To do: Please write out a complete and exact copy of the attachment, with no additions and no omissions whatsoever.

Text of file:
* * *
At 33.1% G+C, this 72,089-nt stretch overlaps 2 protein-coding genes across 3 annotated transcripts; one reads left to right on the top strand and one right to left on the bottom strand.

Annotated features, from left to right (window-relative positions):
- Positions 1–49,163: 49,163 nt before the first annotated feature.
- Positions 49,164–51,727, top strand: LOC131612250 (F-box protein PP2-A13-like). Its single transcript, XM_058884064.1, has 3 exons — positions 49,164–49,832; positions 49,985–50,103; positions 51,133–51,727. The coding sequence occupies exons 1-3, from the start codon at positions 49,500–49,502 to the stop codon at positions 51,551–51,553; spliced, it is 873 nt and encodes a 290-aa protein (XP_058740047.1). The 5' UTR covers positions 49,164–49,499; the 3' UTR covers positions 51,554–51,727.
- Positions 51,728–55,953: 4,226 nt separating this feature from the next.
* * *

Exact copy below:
At 33.1% G+C, this 72,089-nt stretch overlaps 2 protein-coding genes across 3 annotated transcripts; one reads left to right on the top strand and one right to left on the bottom strand.

Annotated features, from left to right (window-relative positions):
- Positions 1–49,163: 49,163 nt before the first annotated feature.
- Positions 49,164–51,727, top strand: LOC131612250 (F-box protein PP2-A13-like). Its single transcript, XM_058884064.1, has 3 exons — positions 49,164–49,832; positions 49,985–50,103; positions 51,133–51,727. The coding sequence occupies exons 1-3, from the start codon at positions 49,500–49,502 to the stop codon at positions 51,551–51,553; spliced, it is 873 nt and encodes a 290-aa protein (XP_058740047.1). The 5' UTR covers positions 49,164–49,499; the 3' UTR covers positions 51,554–51,727.
- Positions 51,728–55,953: 4,226 nt separating this feature from the next.